Target / 21-30 year olds
Strategy / To create a beer that has it all: personality, looks, and great taste.
Insight / While the quality/taste of the beer matters, it's always more fun to have a little personality/conversation piece when drinking.
Solution / A beer fit for the connoisseur with the sass of Shakespeare.
Credits / Marissa Ebanks | Art Direction, Design, Copy
I wanted to experiment with handlettering and the texture it can create through my designs. I wanted each of the lettering of the beer names to take on the tone or feeling of the stories they were based on, above are the finals!
I originally planned to use a handlettered version of my brewery name, but after a few tests, my instructor and I felt text on a path would be best for the hierarchy of each label's logo.
Background / In March 1978, San Diego was the first place to be graced by the expansive menu of Souplantation (known as Sweet Tomatoes outside of Southern Cali). Fast forward to the present, there are now (only) 128 Souplantation/Sweet Tomatoes restaurants in 15 states, lacking the size and prominence of their competition (ex. Panera Bread).
Objective / Create a print campaign for a brand of our choice... and exercise (and flex) our copywriting muscle.
Target / Young adults (18-28 years old), male and female, looking for something different, healthy, AND casual.
Single Minded Proposition / The salad bar is the star of the show.
Big Idea & Solution / Over 1,000,000 combinations. Whether they like it or not.
Credits / Marissa Ebanks | Art Direction, Design, Copy
Comments / I wanted to focus on the limitless possibilities that Sweet Tomatoes's yummy salad bar has, but the fruits and veggies were a little on edge :^)
Background & Problem /
Invented back in 1988 by founder Curt Jones, Dippin’s Dots is a creamy confection created by utilizing the temperature of liquid nitrogen to flash freeze ice cream.
Unfortunately, they were not spared in the economic downturn in 2008, and has been struggling due to declined sales and a whopping debt of nearly $12 million. They filed for Chapter 11 bankruptcy protection in November 2011, and their product image has faded. With many other competitors & imitators, Dippin’ Dots is having trouble keeping up.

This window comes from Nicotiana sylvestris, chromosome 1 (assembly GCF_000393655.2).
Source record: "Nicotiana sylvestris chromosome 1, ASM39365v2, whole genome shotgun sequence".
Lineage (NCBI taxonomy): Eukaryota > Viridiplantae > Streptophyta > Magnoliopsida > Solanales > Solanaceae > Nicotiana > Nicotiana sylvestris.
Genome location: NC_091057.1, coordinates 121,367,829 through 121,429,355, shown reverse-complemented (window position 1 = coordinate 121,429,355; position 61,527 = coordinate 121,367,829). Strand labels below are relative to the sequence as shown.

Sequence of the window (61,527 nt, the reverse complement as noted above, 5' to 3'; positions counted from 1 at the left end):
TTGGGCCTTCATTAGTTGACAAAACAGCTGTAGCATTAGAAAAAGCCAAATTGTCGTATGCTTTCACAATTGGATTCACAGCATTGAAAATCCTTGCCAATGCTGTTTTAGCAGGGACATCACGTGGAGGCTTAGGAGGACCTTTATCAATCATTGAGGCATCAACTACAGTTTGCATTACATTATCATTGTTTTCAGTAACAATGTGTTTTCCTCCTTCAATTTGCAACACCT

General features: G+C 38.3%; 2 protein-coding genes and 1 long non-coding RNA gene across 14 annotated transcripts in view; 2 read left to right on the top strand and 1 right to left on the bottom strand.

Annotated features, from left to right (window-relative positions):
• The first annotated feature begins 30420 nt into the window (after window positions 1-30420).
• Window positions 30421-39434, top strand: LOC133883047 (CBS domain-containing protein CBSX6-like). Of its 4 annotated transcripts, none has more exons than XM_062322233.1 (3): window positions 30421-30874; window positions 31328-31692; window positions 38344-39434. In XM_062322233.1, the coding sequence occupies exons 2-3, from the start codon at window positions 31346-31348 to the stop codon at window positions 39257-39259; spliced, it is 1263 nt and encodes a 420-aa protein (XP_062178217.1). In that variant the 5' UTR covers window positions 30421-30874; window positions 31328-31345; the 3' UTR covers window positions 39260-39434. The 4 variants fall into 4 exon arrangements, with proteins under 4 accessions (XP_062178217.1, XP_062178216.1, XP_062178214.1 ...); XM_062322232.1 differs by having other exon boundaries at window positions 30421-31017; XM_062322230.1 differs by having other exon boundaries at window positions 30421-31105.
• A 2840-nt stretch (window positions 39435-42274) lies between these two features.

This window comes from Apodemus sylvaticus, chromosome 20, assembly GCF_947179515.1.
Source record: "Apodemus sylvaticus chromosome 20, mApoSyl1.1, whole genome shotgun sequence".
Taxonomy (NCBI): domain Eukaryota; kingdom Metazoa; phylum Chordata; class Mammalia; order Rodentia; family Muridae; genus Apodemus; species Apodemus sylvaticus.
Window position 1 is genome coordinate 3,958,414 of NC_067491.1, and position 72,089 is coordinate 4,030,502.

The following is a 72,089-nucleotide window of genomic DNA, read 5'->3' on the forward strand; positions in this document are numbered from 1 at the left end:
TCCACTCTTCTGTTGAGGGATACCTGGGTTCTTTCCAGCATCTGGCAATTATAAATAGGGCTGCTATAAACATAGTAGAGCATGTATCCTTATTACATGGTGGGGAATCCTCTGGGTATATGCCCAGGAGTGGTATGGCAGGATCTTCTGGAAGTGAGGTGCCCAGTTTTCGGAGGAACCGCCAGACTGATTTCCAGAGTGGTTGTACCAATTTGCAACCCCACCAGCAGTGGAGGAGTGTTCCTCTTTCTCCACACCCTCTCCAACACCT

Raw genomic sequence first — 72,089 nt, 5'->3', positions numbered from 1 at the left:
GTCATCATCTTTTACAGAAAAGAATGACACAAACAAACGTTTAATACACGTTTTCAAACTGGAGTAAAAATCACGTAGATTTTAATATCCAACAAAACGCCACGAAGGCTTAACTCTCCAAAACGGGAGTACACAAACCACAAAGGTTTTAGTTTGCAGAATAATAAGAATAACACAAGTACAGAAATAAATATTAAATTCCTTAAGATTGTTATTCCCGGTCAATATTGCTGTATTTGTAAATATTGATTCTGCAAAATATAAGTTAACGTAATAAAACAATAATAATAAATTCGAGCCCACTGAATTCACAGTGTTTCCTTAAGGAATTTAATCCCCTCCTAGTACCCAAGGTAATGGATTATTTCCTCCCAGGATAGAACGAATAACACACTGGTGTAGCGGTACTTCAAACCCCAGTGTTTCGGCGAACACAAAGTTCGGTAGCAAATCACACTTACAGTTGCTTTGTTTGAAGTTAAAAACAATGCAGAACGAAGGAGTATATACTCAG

Objective / Bring life back to a struggling company's image.
Target / Children (4-12), AND their parents.
Insight / Kids should be celebrated, for even the smallest achievements.
Big Idea & Solution / Dippin’ Dots is one-of-a-kind, just like kids. So my partner and I created an intergrated campaign to show that Dippin’ Dots is the ice cream that kids deserve for being themselves.
Our first objective was to refresh the Dippin' Dots logo. By introducing a light, rounded font & combining playful colours, we found a happy middle that would both intrigue the child and gain the parent's trust.
Concept art for our new little friend, Dip Dot!
Watch Dip Dot come to life in the brand story we created!
Above is an example of a customizable print ad with stickers that a child can play with, making their own Dot and writing down their achievement for that day (also a great masterpiece for the fridge).
The colourful ads shown above will be placed in print and outdoor, spreading Dippin' Dots new messaging throughout the country.
Dip Dot and other Dots would be spread throughout metro areas, delivering a variety of positive messages in their speech bubbles. Not only is this a cute photo opportunity, but on the back, the Dots bear a QR Code that leads to a download of the new application, Create-A-Dot.
Dippin' Dots's Create-A-Dot app is where they can kids create their own flavour and have a chance to have it become reality, all by designing a character that is as unique as they are. They can also learn more about Dip Dot & his adventures through the application.
here's a peek at my collection of evergrowing personal work that I deem appropriate for the Internet :^)
quick self-doodle done for a past project
"#" dropcap for Ringling TypeClub's Annual Ligature Show (2016)
lyric poster ("Work" by Rihanna feat. Drake) for Ringling TypeClub's Annual Ligature Show (2016)